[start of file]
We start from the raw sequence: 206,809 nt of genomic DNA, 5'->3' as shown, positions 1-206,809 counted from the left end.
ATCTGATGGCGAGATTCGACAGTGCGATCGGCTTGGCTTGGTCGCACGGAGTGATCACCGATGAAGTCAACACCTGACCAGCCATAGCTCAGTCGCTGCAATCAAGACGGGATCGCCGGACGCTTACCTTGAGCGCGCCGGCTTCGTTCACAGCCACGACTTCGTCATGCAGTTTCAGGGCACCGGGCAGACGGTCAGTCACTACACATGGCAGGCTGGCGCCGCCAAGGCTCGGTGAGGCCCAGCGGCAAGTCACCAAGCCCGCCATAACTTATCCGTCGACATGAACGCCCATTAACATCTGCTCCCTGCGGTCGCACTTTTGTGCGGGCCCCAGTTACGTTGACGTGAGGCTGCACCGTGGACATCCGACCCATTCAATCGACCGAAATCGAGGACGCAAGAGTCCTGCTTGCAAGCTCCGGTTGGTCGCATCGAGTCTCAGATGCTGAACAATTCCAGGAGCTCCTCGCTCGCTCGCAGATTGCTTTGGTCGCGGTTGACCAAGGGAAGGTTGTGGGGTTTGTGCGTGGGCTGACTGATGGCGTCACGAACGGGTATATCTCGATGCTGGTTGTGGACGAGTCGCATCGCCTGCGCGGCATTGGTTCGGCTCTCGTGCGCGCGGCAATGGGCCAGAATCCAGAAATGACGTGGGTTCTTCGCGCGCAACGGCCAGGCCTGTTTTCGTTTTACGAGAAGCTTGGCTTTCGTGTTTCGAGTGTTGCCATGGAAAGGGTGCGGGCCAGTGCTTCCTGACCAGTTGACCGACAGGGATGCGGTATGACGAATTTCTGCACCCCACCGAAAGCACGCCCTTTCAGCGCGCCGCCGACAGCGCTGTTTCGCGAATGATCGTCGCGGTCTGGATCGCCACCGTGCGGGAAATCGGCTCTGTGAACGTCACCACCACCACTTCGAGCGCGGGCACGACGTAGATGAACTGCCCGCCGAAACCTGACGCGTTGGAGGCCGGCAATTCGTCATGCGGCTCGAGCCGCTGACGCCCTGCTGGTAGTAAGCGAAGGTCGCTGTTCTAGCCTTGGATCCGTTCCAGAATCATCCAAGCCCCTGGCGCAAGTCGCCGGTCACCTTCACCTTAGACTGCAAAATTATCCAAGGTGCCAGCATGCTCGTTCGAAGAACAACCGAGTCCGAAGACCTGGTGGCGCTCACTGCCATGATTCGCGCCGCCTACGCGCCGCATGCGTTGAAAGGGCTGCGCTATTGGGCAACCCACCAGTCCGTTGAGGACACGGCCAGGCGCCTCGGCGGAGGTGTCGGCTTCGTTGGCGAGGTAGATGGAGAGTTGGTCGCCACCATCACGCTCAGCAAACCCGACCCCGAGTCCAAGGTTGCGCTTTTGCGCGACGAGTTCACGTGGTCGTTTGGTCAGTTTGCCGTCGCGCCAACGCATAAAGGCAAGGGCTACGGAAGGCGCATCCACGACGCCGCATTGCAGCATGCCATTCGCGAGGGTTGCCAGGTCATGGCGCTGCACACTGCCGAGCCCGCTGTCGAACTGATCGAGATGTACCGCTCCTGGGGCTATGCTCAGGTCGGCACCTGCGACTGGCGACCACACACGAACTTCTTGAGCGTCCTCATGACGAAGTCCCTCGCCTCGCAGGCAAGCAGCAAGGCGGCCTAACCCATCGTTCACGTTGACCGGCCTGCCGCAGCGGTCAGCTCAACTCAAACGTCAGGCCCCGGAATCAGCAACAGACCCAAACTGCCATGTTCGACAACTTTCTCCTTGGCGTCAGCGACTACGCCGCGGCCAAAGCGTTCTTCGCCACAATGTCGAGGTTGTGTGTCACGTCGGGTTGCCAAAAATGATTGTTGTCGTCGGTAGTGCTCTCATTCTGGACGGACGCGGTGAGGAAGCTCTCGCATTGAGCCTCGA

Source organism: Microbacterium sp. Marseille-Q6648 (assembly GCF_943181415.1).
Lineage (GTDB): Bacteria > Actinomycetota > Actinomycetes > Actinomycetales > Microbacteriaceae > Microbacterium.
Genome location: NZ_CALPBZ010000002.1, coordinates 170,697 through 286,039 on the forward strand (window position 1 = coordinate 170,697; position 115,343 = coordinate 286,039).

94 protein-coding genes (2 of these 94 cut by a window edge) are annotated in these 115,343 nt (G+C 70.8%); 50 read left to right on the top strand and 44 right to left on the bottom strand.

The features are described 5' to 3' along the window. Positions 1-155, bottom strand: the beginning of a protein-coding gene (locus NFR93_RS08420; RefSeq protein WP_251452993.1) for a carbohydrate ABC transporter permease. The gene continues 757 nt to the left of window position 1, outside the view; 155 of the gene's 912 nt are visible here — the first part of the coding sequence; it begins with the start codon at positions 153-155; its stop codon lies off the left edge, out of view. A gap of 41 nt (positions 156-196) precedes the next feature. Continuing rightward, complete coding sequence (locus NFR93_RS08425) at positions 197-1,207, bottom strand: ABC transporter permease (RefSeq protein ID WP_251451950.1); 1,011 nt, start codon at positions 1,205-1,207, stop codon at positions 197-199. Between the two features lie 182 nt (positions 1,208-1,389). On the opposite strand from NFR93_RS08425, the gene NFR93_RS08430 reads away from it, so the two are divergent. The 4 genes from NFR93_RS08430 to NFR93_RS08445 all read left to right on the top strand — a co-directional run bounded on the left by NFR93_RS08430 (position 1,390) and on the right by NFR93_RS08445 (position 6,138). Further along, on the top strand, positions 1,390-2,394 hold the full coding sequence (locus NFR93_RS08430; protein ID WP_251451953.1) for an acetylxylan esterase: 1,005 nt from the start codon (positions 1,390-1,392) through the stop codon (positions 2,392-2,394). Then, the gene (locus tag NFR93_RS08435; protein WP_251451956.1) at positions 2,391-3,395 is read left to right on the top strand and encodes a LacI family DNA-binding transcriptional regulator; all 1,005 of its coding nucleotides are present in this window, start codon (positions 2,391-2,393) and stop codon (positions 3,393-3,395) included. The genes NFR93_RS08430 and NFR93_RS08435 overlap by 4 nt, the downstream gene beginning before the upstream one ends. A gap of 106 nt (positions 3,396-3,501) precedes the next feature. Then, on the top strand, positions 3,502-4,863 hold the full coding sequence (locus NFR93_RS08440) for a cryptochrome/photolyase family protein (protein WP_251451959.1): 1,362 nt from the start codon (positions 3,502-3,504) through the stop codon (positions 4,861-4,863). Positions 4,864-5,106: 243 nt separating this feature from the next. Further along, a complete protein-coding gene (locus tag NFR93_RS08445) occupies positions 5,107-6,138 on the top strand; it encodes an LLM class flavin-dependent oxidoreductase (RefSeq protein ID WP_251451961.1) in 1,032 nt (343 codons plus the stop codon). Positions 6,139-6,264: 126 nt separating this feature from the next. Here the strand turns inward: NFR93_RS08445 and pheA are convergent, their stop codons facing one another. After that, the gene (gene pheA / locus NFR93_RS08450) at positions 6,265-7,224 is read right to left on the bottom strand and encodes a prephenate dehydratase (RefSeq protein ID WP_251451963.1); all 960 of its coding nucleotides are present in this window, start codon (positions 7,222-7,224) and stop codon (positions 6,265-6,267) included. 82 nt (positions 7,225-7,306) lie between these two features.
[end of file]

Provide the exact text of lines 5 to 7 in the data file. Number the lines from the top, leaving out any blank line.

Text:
Genome location: NZ_CALPBZ010000002.1, coordinates 170,697 through 286,039 on the forward strand (window position 1 = coordinate 170,697; position 115,343 = coordinate 286,039).

94 protein-coding genes (2 of these 94 cut by a window edge) are annotated in these 115,343 nt (G+C 70.8%); 50 read left to right on the top strand and 44 right to left on the bottom strand.

The features are described 5' to 3' along the window. Positions 1-155, bottom strand: the beginning of a protein-coding gene (locus NFR93_RS08420; RefSeq protein WP_251452993.1) for a carbohydrate ABC transporter permease. The gene continues 757 nt to the left of window position 1, outside the view; 155 of the gene's 912 nt are visible here — the first part of the coding sequence; it begins with the start codon at positions 153-155; its stop codon lies off the left edge, out of view. A gap of 41 nt (positions 156-196) precedes the next feature. Continuing rightward, complete coding sequence (locus NFR93_RS08425) at positions 197-1,207, bottom strand: ABC transporter permease (RefSeq protein ID WP_251451950.1); 1,011 nt, start codon at positions 1,205-1,207, stop codon at positions 197-199. Between the two features lie 182 nt (positions 1,208-1,389). On the opposite strand from NFR93_RS08425, the gene NFR93_RS08430 reads away from it, so the two are divergent. The 4 genes from NFR93_RS08430 to NFR93_RS08445 all read left to right on the top strand — a co-directional run bounded on the left by NFR93_RS08430 (position 1,390) and on the right by NFR93_RS08445 (position 6,138). Further along, on the top strand, positions 1,390-2,394 hold the full coding sequence (locus NFR93_RS08430; protein ID WP_251451953.1) for an acetylxylan esterase: 1,005 nt from the start codon (positions 1,390-1,392) through the stop codon (positions 2,392-2,394). Then, the gene (locus tag NFR93_RS08435; protein WP_251451956.1) at positions 2,391-3,395 is read left to right on the top strand and encodes a LacI family DNA-binding transcriptional regulator; all 1,005 of its coding nucleotides are present in this window, start codon (positions 2,391-2,393) and stop codon (positions 3,393-3,395) included. The genes NFR93_RS08430 and NFR93_RS08435 overlap by 4 nt, the downstream gene beginning before the upstream one ends. A gap of 106 nt (positions 3,396-3,501) precedes the next feature. Then, on the top strand, positions 3,502-4,863 hold the full coding sequence (locus NFR93_RS08440) for a cryptochrome/photolyase family protein (protein WP_251451959.1): 1,362 nt from the start codon (positions 3,502-3,504) through the stop codon (positions 4,861-4,863). Positions 4,864-5,106: 243 nt separating this feature from the next. Further along, a complete protein-coding gene (locus tag NFR93_RS08445) occupies positions 5,107-6,138 on the top strand; it encodes an LLM class flavin-dependent oxidoreductase (RefSeq protein ID WP_251451961.1) in 1,032 nt (343 codons plus the stop codon). Positions 6,139-6,264: 126 nt separating this feature from the next. Here the strand turns inward: NFR93_RS08445 and pheA are convergent, their stop codons facing one another. After that, the gene (gene pheA / locus NFR93_RS08450) at positions 6,265-7,224 is read right to left on the bottom strand and encodes a prephenate dehydratase (RefSeq protein ID WP_251451963.1); all 960 of its coding nucleotides are present in this window, start codon (positions 7,222-7,224) and stop codon (positions 6,265-6,267) included. 82 nt (positions 7,225-7,306) lie between these two features.